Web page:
Texan textbooks

March 7, 2010 Leave a comment

Texan highway sign

Interesting article on the recent change in legislation in Texas, opening the way for open source textbooks. Some angry Texans! Worth a read for the public comment/reply at the end of the article. Quotable quotes:

These attacks are occurring through the adoption of open source textbook rules proposed by the Texas Education Commission, rules that completely exclude public participation in curriculum development and circumvent the opportunity for educators, parents and the public to  review and comment on instructional material before it is adopted for classroom use.


The open-source rules would allow school districts to buy instructional material that has not gone through the public review and comment process and, by doing so, threaten to undermine decades of public input that is responsible for the quality public education system Texans enjoy today.

An author’s perspective

March 7, 2010 Leave a comment


Notes from an author of three open source oceanography textbooks, Robert Stewart.  Stewart, R. 2009, ‘Some Thoughts on Free Textbooks’, EDUCAUSE Review, vol. 44, no. 1

  • Timeliness
    • Stewart cites the rapidity of change in his field (driven by technology). The options are clear, frequent revision or obsolescence.
  • Cost – Stewart is not talking about his costs, only those of students. His free textbooks can be printed for roughly $20 c.f.  $100-150 for traditional texts
  • Quality Control – Stewart reports that he recieves editorial advice from academics, students and others w.r.t factual & typographical errors as well as suggestions for improvement. He claims that this process is much harder under the traditional model, as is the act of revision by the author.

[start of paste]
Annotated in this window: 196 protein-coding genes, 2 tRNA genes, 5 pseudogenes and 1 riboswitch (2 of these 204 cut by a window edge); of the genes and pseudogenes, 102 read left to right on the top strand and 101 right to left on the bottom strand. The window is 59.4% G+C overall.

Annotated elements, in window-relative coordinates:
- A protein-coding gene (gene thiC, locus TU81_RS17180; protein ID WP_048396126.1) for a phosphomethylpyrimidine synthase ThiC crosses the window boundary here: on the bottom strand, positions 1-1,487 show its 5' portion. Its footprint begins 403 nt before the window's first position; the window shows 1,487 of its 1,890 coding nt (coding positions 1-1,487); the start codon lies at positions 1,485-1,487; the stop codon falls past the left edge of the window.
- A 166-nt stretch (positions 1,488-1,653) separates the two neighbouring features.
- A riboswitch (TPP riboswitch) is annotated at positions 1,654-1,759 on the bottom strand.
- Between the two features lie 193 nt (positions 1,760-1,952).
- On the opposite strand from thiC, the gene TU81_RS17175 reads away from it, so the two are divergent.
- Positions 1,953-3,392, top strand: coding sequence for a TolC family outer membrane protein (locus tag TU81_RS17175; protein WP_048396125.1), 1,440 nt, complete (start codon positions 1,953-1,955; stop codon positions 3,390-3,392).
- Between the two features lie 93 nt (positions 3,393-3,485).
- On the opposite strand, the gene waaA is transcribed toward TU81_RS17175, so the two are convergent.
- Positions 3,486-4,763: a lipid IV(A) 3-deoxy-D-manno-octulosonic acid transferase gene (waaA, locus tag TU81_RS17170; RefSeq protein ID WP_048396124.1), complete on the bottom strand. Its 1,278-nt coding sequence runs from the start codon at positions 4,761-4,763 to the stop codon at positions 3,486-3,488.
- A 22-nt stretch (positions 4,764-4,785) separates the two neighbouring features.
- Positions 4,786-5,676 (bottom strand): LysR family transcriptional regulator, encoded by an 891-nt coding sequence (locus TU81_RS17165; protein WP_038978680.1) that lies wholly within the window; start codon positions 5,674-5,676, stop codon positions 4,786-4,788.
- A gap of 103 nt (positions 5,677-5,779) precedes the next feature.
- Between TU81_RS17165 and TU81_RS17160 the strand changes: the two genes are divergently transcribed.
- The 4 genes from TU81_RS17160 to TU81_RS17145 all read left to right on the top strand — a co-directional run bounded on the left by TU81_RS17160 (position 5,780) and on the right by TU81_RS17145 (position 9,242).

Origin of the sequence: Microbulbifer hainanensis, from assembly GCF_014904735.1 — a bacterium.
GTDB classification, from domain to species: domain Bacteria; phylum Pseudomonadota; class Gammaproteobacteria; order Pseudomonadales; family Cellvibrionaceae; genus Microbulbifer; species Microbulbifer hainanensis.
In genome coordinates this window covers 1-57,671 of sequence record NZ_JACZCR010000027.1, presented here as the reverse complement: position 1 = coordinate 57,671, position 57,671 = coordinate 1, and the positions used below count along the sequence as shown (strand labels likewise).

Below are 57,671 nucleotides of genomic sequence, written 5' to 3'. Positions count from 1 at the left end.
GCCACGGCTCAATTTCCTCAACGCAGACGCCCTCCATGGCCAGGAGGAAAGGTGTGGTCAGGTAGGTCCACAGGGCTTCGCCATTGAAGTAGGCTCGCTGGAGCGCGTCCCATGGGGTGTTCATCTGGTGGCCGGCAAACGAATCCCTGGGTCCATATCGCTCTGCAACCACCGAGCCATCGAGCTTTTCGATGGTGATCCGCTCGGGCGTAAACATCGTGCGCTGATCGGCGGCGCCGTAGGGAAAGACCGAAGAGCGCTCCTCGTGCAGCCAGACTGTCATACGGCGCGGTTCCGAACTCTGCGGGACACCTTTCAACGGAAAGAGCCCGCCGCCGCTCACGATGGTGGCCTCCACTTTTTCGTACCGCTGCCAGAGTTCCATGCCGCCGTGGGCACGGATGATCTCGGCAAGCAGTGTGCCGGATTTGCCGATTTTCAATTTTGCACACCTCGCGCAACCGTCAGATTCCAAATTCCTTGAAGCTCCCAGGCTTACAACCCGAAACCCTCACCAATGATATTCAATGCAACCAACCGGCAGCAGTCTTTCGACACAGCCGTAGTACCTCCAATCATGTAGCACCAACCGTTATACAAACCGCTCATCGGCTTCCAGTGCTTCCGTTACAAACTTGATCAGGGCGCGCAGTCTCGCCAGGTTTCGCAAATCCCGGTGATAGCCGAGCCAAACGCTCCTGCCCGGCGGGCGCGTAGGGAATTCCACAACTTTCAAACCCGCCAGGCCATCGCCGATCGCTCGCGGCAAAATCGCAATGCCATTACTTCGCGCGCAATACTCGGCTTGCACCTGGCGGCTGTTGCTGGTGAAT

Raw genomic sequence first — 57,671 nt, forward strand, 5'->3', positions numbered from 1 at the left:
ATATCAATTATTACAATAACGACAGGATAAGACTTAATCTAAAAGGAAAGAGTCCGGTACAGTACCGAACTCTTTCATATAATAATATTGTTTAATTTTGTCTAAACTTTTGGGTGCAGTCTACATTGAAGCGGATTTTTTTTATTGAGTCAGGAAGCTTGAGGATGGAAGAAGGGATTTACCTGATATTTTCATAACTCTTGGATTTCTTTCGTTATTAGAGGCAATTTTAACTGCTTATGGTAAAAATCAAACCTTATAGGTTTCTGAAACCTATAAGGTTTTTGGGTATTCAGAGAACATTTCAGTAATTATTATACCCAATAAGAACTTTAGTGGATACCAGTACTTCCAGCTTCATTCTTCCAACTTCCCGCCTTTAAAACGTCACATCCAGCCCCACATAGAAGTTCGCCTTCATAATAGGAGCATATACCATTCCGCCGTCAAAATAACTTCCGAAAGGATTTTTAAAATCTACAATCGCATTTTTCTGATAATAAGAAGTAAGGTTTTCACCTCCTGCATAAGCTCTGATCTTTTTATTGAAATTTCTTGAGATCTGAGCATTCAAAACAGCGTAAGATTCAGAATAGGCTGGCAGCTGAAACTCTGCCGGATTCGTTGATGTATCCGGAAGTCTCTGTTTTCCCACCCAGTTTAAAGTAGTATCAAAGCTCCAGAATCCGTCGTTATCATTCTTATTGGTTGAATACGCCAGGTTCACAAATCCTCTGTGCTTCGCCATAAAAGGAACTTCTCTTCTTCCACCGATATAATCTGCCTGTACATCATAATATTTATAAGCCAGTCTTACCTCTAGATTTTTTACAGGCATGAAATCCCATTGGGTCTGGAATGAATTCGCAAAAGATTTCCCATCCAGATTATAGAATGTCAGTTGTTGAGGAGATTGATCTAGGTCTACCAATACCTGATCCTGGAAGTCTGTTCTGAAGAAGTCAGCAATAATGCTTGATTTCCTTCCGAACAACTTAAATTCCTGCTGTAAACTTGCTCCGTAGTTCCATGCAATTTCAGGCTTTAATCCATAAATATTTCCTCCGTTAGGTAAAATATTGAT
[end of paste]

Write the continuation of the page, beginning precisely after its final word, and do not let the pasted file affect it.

• Professional Recognition‘words of thanks are worth far more than the few thousand dollars in royalties that I will not collect
  • Benefits of electronic media – Stewart reflects on the importance of using animation, film and other multimedia embedded within the textbook. this is simply not possible with traditional texts

Lastly, ‘If it isn’t online, it doesn’t exist.’

TED talks – Baraniuk on open source

February 27, 2010 Leave a comment

Richard Baraniuk

Listened to a TED talk by Richard Baraniuk (Rice University and founder of Connexions, a platform for open source educational material)

Baraniuk critiques the process of publishing educational materials and suggests a change in practice. He uses an analogy to the music industry as a way of understanding flaws in the current model for educational  publishing and a framework for thinking about a new model. Baraniuk states this aim

‘so want I want to talk about today, is trying to take these ideas, right, that we’ve seen in the musical culture and try to bring these towards reinventing the way we think about writing books, using them , and teaching from them’

A model for open source educational publishing

The music industry model and it’s utility as an analogue to educational publishing can be summarised by the ways content can be created and reused. Specifically the ability to;

  • Create – access to authoring and publication
    • an open source model remove barriers to publication
    • ‘anyone can contribute anything’
  • Rip – copying and reusing material
    • for example, translating educational texts into another language
  • Mix – combining existing material in new ways
    • allows the creation of customised text books based on open source content
    • integrate interactive material to venture beyond traditional model for textbooks